Ruin & Rising
by Leigh Bardugo
The capital has fallen.
The Darkling rules Ravka from his shadow throne.
Now the nation’s fate rests with a broken Sun Summoner, a disgraced tracker, and the shattered remnants of a once-great magical army.
Deep in an ancient network of tunnels and caverns, a weakened Alina must submit to the dubious protection of the Apparat and the zealots who worship her as a Saint. Yet her plans lie elsewhere, with the hunt for the elusive firebird and the hope that an outlaw prince still survives.
Alina will have to forge new alliances and put aside old rivalries as she and Mal race to find the last of Morozova’s amplifiers. But as she begins to unravel the Darkling’s secrets, she reveals a past that will forever alter her understanding of the bond they share and the power she wields. The firebird is the one thing that stands between Ravka and destruction—and claiming it could cost Alina the very future she’s fighting for.
Here we are, back again! I might have babbled a lot during the first two book reviews of the Grisha trilogy but I swear, I have calmed down now. As I said before I loved the trilogy and I absolutely loved some of the characters.
I suppose, I should warn you that this review might not be spoiler free. So, if you have yet to read the book, turn back now.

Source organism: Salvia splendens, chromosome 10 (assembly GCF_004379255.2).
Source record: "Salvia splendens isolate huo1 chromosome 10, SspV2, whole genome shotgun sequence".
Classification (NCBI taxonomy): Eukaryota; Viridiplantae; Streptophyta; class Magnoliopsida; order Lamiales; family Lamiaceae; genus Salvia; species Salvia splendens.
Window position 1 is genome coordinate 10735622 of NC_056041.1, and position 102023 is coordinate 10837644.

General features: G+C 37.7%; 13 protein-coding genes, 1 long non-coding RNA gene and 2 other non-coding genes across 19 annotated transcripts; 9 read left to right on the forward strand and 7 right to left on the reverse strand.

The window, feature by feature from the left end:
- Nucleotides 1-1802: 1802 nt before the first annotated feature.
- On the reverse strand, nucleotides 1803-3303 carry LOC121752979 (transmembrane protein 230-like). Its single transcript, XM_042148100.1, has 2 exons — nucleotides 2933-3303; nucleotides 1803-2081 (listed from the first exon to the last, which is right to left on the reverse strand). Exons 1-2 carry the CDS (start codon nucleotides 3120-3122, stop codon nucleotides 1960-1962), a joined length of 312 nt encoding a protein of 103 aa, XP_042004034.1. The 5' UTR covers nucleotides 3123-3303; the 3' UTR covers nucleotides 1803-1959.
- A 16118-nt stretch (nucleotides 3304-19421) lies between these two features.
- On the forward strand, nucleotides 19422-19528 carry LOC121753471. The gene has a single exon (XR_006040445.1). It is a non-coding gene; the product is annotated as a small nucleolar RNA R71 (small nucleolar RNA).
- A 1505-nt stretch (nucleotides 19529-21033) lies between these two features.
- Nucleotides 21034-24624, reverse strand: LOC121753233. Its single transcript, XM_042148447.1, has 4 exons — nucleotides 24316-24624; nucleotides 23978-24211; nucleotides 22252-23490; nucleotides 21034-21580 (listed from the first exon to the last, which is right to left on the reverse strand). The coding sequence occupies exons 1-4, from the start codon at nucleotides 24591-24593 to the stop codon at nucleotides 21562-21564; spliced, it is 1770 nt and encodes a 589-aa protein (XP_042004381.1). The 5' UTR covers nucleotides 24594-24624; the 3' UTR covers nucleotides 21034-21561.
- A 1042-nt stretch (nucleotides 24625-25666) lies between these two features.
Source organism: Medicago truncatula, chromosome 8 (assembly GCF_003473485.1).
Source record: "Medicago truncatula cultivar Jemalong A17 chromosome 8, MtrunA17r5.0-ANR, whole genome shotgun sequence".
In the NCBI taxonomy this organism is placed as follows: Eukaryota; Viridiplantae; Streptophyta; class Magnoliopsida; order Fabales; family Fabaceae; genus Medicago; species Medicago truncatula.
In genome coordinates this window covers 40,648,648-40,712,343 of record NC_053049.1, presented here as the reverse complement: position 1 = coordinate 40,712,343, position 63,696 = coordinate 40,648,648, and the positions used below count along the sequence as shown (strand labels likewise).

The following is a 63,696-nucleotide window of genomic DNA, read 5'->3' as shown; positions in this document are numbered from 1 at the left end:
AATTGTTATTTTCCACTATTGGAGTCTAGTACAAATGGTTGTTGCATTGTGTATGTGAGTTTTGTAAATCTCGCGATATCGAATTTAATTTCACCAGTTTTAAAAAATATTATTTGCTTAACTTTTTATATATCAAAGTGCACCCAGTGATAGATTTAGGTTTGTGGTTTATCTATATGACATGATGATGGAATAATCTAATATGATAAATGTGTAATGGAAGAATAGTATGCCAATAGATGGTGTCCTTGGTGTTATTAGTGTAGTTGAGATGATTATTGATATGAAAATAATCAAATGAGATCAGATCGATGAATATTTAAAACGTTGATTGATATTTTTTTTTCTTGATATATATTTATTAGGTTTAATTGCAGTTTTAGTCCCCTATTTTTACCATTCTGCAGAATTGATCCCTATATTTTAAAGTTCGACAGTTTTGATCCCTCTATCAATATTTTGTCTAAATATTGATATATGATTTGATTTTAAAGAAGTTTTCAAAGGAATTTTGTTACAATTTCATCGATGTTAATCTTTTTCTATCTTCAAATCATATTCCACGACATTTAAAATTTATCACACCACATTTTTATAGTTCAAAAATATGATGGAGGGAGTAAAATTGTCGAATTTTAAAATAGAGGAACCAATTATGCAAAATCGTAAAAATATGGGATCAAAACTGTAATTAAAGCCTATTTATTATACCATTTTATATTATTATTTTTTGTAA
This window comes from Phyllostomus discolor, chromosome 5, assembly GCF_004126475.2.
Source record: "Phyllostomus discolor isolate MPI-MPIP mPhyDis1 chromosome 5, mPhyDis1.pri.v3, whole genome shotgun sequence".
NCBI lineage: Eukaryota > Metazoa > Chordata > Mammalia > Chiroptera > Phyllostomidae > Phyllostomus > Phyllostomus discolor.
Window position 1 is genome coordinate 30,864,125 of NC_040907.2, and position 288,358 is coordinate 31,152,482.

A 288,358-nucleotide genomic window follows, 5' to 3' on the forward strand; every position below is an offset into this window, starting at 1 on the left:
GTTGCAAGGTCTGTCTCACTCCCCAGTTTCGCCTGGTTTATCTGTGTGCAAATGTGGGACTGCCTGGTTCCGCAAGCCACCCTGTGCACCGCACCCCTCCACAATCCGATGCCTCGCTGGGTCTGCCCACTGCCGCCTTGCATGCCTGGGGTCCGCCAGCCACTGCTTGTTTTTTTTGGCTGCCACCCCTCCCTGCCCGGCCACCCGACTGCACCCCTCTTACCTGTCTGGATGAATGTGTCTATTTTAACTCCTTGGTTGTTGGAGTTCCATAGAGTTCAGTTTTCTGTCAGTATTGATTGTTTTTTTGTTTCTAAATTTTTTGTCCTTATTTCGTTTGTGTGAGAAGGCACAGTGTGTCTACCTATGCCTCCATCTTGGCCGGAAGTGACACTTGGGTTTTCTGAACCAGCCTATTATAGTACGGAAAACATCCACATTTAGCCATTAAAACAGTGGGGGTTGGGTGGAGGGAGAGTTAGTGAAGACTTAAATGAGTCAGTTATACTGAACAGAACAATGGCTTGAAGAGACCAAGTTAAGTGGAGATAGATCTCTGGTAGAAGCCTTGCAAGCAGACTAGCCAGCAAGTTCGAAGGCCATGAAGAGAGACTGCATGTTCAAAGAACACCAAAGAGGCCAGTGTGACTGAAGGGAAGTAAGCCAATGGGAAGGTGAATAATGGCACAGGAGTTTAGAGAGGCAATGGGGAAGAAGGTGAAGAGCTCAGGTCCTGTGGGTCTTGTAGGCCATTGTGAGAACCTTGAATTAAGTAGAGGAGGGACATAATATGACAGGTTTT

This book brought the conclusion that not many people were happy with and I can understand their dissatisfaction to a certain point. Romantic ending with the Darkling and them ruling over Ravka could have been a sensational end but if I am being frank, I liked the ending we were given a little bit more. This could make some people unhappy but it’s the truth. If we are to think about this in a logical way, the series ended in the best way possible.
The secondary characters were fabulous in this one, Nikolai once again stole the show and my heart, of course. I do have to admit that I cried when Baghra’s story unfolded and well, it was such a sorrowful tale. Her love for her son, her greed to give her son everything (I think she meant it literally?) and in the end, she still had the guts to face the monster she had created. I loved the Darkling as well, as a character, he did grow in a way. Whatever he was, whatever he used to be, there still remained something in him that was light, that wasn’t corrupt.
It was a tiny part, admittedly but I am glad that tiny part was there and it didn’t magically change him. The tragedy of his life, of Alina’s life, of Baghra’s life….everything made this book sadder than I was expecting it to be. As the books progressed, we got to see more of Mal and what he really was and the third book revealed the boy that Alina fell in love with.
This Mal had matured and began to see things beyond his own heart. This Mal I was happy to see, if I am being honest.
I also absolutely loved Tolya and Tamar, Zoya and Genya….they were all so fantastic. Even the freaking priest was well written, his convenient religious beliefs and cunning was all very delightfully frustrating. I have to say overall, the trilogy is a fun read and I could literally see how the author’s writing improved by leaps and bounds between the first and the third book.
Overall, for me, it was a very satisfying end and I would recommend it to anyone who’s a fan of fantasy and politics (to a certain extent) and good side characters. The plot moved wonderfully, even though there wasn’t as much action as in the previous books. Totally worth giving a shot, I think.